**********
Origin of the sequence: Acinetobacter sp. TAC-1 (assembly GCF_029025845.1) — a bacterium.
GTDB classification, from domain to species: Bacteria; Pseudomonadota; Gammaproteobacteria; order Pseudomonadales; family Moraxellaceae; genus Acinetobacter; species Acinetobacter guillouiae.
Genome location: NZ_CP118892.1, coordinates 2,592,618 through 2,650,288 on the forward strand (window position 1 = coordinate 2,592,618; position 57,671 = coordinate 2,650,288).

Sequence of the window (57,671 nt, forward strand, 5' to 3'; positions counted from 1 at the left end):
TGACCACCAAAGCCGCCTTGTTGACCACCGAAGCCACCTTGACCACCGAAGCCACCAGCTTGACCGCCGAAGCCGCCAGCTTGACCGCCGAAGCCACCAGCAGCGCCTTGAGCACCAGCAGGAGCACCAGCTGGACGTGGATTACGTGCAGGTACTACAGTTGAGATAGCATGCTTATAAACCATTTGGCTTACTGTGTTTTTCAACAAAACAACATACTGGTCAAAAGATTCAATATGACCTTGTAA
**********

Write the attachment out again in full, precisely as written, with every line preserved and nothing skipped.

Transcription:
Origin of the sequence: Acinetobacter sp. TAC-1 (assembly GCF_029025845.1) — a bacterium.
GTDB classification, from domain to species: Bacteria; Pseudomonadota; Gammaproteobacteria; order Pseudomonadales; family Moraxellaceae; genus Acinetobacter; species Acinetobacter guillouiae.
Genome location: NZ_CP118892.1, coordinates 2,592,618 through 2,650,288 on the forward strand (window position 1 = coordinate 2,592,618; position 57,671 = coordinate 2,650,288).

Sequence of the window (57,671 nt, forward strand, 5' to 3'; positions counted from 1 at the left end):
TGACCACCAAAGCCGCCTTGTTGACCACCGAAGCCACCTTGACCACCGAAGCCACCAGCTTGACCGCCGAAGCCGCCAGCTTGACCGCCGAAGCCACCAGCAGCGCCTTGAGCACCAGCAGGAGCACCAGCTGGACGTGGATTACGTGCAGGTACTACAGTTGAGATAGCATGCTTATAAACCATTTGGCTTACTGTGTTTTTCAACAAAACAACATACTGGTCAAAAGATTCAATATGACCTTGTAA